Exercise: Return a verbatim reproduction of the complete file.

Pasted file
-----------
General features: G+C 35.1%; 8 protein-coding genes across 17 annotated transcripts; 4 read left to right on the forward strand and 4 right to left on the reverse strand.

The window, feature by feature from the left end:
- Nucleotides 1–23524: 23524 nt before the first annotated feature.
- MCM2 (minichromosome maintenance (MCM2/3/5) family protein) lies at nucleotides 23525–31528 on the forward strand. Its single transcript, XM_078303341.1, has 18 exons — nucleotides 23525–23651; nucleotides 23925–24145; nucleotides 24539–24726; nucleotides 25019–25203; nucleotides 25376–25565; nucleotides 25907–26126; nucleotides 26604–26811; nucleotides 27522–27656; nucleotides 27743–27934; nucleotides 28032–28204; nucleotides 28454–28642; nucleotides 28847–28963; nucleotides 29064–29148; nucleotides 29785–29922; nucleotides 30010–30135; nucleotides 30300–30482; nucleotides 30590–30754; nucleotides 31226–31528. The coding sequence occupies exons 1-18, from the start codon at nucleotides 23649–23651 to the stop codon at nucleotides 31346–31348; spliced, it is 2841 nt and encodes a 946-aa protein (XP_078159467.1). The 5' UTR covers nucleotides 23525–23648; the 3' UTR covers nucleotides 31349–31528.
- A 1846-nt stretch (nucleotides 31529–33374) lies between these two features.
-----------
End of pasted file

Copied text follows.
General features: G+C 35.1%; 8 protein-coding genes across 17 annotated transcripts; 4 read left to right on the forward strand and 4 right to left on the reverse strand.

The window, feature by feature from the left end:
- Nucleotides 1–23524: 23524 nt before the first annotated feature.
- MCM2 (minichromosome maintenance (MCM2/3/5) family protein) lies at nucleotides 23525–31528 on the forward strand. Its single transcript, XM_078303341.1, has 18 exons — nucleotides 23525–23651; nucleotides 23925–24145; nucleotides 24539–24726; nucleotides 25019–25203; nucleotides 25376–25565; nucleotides 25907–26126; nucleotides 26604–26811; nucleotides 27522–27656; nucleotides 27743–27934; nucleotides 28032–28204; nucleotides 28454–28642; nucleotides 28847–28963; nucleotides 29064–29148; nucleotides 29785–29922; nucleotides 30010–30135; nucleotides 30300–30482; nucleotides 30590–30754; nucleotides 31226–31528. The coding sequence occupies exons 1-18, from the start codon at nucleotides 23649–23651 to the stop codon at nucleotides 31346–31348; spliced, it is 2841 nt and encodes a 946-aa protein (XP_078159467.1). The 5' UTR covers nucleotides 23525–23648; the 3' UTR covers nucleotides 31349–31528.
- A 1846-nt stretch (nucleotides 31529–33374) lies between these two features.